On 24 December 1906, Reginald Fessenden, a Canadian inventor, broadcast the first AM radio program, which included him playing “O Holy Night” on the violin. The carol therefore appears to have been the first piece of music to be broadcast on radio. It later appeared in an edition of carols by Josiah Armes, published by Oxford in 1936, subsequently increasing its popularity.


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Lyrics

O holy night the stars are brightly shining
It is the night of our dear Savior’s birth
Long lay the world in sin and error pining
Till He appeared and the soul felt its worth

A thrill of hope, the weary world rejoices
For yonder breaks a new glorious morn
Fall on your knees
O hear the angels’ voices
O night divine
O night when Christ was born
O night divine, O night
O night divine

A thrill of hope, the weary world rejoices
For yonder breaks a new and glorious morn
Fall on your knees
O hear the angels’ voices
O night divine
O night when Christ was born
O night divine, O night
O night divine

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Filed under Art, Christmas, Entertainment, Holidays, Music, Pop Culture, United States

‘Madea’ actor-director Tyler Perry reveals history of childhood abuse, molestation

Posted by Audiegrl

Writer, producer, and film director Tyler Perry (AP Photo/Shiho Fukada)

Writer, producer, and film director Tyler Perry (AP Photo/Shiho Fukada)

New York Daily News/Chrisena Coleman—Filmmaker Tyler Perry, who is promoting a new movie about an abused teenager, has gone public with brutal memories of his own childhood beatings and molestation.

In an email to fans that has Perry’s admirers buzzing, he recounts various examples of terrible childhood mistreatment – from his father beating him senseless to a neighbor woman molesting him at age 10.

Even his grandmother, the mother of his hated father, became a threat when she objected to his weekly allergy shot, he recalls.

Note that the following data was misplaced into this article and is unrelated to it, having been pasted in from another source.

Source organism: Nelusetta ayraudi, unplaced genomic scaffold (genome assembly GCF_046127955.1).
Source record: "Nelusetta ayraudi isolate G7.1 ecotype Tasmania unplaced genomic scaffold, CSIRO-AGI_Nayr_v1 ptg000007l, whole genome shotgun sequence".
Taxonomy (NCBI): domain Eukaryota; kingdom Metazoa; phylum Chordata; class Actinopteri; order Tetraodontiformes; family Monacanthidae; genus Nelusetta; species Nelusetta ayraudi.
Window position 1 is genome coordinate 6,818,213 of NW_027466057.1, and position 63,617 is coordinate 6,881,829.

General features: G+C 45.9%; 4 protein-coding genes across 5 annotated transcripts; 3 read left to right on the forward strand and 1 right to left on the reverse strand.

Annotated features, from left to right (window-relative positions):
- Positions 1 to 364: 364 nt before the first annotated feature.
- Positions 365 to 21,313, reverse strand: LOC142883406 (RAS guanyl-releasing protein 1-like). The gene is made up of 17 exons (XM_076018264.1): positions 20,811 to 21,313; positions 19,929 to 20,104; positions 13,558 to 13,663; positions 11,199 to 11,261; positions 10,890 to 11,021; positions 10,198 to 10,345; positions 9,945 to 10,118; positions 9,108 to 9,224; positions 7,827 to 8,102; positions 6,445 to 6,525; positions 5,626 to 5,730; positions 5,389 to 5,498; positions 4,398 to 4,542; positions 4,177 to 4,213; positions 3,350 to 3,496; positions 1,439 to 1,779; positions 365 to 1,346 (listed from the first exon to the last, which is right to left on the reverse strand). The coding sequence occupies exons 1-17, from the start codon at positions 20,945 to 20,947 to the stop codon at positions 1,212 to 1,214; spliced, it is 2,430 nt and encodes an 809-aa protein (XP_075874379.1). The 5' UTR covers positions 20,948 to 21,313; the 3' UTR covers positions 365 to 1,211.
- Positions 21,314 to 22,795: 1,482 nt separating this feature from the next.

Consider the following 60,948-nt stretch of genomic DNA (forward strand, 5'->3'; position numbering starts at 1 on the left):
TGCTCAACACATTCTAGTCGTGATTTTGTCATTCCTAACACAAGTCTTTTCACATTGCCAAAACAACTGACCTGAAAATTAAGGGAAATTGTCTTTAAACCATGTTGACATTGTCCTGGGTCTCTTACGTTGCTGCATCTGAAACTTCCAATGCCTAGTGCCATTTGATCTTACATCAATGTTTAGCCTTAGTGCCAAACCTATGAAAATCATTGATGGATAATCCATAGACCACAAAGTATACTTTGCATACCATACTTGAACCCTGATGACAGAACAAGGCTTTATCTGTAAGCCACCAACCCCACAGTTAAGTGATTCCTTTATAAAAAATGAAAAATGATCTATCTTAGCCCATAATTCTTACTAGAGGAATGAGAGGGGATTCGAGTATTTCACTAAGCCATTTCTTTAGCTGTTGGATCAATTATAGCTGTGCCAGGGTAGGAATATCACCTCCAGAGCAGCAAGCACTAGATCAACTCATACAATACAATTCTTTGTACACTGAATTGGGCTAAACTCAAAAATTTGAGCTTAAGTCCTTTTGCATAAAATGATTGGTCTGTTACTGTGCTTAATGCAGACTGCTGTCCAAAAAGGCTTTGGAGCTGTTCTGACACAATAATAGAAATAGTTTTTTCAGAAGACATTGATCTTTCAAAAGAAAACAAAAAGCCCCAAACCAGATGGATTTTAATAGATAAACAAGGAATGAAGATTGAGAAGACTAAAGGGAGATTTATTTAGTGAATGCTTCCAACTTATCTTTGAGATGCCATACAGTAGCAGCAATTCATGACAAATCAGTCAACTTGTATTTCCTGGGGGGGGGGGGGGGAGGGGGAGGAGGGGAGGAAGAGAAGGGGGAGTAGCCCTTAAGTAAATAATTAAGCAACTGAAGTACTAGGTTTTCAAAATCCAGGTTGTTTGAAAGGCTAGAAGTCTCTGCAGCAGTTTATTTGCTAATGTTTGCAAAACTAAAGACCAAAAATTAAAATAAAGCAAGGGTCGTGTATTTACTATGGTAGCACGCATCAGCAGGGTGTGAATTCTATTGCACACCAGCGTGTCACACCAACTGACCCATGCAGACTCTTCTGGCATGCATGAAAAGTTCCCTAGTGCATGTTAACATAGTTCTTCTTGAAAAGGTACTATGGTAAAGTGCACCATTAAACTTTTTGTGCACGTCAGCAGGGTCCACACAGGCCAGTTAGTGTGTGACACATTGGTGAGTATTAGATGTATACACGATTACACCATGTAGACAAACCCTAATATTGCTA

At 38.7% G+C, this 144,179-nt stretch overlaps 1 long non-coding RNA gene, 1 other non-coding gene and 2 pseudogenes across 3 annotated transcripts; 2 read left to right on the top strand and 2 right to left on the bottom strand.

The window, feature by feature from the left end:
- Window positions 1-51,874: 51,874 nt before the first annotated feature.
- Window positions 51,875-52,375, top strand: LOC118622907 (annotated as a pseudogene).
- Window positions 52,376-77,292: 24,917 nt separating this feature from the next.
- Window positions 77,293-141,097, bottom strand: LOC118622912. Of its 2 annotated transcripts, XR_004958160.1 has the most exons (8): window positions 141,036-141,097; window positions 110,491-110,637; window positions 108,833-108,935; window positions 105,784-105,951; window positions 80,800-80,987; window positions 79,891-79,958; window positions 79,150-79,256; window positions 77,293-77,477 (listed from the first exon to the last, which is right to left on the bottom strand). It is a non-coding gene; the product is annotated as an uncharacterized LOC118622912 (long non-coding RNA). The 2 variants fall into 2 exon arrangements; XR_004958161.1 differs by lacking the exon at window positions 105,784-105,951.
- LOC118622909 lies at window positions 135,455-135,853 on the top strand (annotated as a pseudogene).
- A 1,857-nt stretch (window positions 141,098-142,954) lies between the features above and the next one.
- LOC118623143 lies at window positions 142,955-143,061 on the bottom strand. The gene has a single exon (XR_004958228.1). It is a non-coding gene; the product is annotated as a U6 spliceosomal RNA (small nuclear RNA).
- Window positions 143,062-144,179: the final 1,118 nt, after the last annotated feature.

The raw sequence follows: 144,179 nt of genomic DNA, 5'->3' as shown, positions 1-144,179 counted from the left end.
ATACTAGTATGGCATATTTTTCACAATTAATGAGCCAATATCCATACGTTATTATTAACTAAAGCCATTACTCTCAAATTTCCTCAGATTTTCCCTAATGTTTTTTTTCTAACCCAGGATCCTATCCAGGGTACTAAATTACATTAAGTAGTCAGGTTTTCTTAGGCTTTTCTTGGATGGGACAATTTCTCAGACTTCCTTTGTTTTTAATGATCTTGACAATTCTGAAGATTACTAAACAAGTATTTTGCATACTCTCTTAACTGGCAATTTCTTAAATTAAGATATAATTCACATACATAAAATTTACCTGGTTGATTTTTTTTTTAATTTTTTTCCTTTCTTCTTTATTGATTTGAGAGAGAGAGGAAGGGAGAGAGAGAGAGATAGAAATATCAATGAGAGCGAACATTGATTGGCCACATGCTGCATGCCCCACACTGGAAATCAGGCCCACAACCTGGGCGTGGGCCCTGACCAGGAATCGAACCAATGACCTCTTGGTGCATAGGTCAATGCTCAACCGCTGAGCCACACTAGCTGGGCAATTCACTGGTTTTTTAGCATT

Ain’t nothing wrong with that damn boy – he just got germs on him. Stop wasting all that money,” she said, he recalled.

She came and got me out of the living room leaving my Matchbox cars on the floor. She said she was going to kill these germs on me once and for all. She gave me a bath in ammonia.”

Perry, 38, fled his abusive home in New Orleans and, after a period of homelessness and struggle, became a writer, director, actor and producer.

He is now a mega-millionaire and one of the world’s most influential black filmmakers. He is the producer of “Tyler Perry’s House of Payne” on TV and his movies, including “Diary of a Mad Black Woman,” “Madea’s Family Reunion” and “I Can Do Bad All By Myself” have grossed $400 million.

Along with Oprah Winfrey, he executive produced “Precious,” the story of an illiterate obese teen mom struggling to rise above horrible sexual and mental abuse. The movie opens nationally Nov. 6.

More @ newyorkdailynewslogo

PreciousPoster2The movie Precious: Based On The Novel ‘Push‘ By Sapphire, is executive produced by Oprah Winfrey and Tyler Parry. Starring Mo’Nique, Paula Patton, Mariah Carey, Lenny Kravitz, Sherri Shepherd, and introducing Gabourey ‘Gabby’ Sidibe. The film is the Winner of the Grand Jury Award, Audience Award, and the Special Jury Prize at the 2009 Sundance Film Festival.

(Video NSFW)

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What America Can Learn from a Black Girl Named “Precious